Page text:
Actor Lana Condor blasts President Trump for 'Chinese virus' remarks
While the entire world weeps in unison over the countless lives lost due to the novel coronavirus pandemic, one very powerful man continues to ascribe the virus to a single nation. US President Donald Trump has received quite a lot of flak for repeatedly referring to the deadly virus as a "Chinese virus." Now, actor Lana Condor has slammed the POTUS for his problematic comments.
The 22-year-old actor, who is of Vietnamese origin, on Wednesday took to Twitter to slam the President for his "racist words" and for allegedly putting the Asian-American community in danger. "How dare you. You should be ashamed of yourself. You call yourself a leader?... They [leaders] lead by setting good examples and action," Lana penned in a long note, without naming the President.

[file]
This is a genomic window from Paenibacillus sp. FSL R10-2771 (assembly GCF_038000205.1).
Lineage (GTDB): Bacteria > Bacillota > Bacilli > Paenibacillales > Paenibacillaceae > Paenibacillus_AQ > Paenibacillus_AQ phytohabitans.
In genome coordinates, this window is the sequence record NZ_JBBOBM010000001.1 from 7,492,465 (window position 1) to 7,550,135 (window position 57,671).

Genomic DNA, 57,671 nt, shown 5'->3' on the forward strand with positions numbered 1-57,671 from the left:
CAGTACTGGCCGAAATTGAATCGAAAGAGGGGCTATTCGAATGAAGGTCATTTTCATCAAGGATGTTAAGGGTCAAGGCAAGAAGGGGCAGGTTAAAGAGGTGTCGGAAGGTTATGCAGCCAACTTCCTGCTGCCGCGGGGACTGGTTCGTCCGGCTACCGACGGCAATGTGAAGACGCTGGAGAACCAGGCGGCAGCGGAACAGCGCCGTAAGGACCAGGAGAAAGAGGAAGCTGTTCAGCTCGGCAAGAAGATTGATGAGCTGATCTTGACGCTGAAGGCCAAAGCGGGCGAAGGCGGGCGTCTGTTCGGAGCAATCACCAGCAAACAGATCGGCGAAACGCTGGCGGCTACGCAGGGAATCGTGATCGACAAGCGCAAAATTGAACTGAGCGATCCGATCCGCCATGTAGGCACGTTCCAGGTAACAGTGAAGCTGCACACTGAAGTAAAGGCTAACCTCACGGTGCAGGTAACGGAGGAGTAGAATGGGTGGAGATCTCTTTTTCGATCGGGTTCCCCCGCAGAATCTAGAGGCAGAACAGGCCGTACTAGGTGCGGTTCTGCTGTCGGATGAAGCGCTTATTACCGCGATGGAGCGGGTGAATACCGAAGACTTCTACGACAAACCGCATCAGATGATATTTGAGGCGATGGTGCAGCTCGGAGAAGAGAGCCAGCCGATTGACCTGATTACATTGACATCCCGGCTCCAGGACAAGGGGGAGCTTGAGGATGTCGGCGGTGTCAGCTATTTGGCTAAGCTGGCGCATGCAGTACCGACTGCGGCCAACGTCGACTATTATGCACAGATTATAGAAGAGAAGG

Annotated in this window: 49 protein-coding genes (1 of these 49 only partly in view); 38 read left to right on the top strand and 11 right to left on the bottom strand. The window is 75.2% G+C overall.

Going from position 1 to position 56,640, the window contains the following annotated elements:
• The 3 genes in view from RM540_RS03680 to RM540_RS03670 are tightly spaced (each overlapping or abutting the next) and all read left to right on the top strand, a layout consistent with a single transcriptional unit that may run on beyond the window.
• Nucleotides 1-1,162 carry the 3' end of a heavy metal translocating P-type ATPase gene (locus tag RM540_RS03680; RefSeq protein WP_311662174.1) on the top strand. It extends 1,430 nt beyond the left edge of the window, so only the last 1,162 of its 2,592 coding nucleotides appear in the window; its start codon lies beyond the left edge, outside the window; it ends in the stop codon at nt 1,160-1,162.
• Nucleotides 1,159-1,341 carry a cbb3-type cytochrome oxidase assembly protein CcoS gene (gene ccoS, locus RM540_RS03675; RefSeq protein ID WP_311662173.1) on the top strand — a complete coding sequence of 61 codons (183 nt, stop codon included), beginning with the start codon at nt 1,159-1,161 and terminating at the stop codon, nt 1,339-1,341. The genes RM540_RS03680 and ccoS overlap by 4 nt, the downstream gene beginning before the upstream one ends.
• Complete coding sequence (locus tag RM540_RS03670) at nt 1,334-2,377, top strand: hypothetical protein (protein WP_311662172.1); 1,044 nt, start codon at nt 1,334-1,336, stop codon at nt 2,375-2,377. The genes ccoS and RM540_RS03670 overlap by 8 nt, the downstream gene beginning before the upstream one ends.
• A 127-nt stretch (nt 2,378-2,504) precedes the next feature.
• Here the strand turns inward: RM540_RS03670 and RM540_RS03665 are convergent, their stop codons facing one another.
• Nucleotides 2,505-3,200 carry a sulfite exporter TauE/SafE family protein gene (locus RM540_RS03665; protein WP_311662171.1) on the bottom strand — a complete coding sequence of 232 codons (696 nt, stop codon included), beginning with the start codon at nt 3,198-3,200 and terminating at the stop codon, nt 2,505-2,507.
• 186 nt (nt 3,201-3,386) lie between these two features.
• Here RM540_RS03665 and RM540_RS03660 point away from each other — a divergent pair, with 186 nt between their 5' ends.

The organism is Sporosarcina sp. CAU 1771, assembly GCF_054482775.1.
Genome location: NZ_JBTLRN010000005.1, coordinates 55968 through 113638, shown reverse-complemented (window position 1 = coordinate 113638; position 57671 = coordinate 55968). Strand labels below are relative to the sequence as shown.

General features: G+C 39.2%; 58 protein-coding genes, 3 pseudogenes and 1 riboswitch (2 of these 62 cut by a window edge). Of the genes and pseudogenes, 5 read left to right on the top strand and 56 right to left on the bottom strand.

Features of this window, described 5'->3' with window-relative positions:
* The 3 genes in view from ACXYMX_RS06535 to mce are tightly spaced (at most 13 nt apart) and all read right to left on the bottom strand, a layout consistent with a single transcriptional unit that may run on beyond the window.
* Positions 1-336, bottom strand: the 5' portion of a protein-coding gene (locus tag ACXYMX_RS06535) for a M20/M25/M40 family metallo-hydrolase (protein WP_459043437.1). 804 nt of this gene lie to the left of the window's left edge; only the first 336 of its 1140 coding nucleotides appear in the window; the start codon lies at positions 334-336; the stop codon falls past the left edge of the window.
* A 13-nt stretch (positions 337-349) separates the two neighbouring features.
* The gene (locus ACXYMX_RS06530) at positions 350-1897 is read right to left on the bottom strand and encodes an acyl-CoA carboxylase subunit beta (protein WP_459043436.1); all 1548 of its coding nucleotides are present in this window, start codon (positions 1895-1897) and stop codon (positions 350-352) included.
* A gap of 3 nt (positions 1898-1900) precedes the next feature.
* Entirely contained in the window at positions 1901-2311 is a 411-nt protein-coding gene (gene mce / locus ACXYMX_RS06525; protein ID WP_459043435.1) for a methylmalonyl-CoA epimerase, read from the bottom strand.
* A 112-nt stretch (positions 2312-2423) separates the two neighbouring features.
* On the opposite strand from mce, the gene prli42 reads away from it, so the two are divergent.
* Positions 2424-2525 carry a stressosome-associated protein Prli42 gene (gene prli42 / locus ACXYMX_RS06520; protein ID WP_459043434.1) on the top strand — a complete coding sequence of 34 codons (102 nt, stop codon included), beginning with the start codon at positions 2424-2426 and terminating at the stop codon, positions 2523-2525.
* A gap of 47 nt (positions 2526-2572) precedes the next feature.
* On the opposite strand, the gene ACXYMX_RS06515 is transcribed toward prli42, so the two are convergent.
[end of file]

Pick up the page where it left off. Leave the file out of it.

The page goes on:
Citing an example of Chinese billionaire Jack Ma, Lana appealed Trump to mend his ways for the better. "Please. Be better. So we aren't afraid to leave our house in fear someone will verbally or physically abuse us because of your xenophobia," the actor wrote.
💔 Be better. To wake up to your chaos is truly a nightmare. Please. Be better. 💔 To my followers- be safe. I love you. pic.twitter.com/Okbg735cQC— Lana Condor (@lanacondor) March 18, 2020
President Trump drew massive criticism after he repeatedly referred to coronavirus as the "Chinese virus." He used the reference in a number of tweets. However, despite growing backlash from all corners, the President recently defended his terminology in a press briefing at the White House, by asserting that the virus originated from the Asian country. "It comes from China. That's why," he told reporters.
Lana isn't the only celebrity to call out President Trump for his xenophobic comments. Previously, Katie Leung, known for playing Cho Chang in the Harry Potter movie series, lashed out at Trump as she tweeted, "Kiss my chinese a** you absolute racist gobshite." Notably, COVID-19, termed a national emergency in US, has claimed over 9,000 lives around the world and infected more than 2,20,000.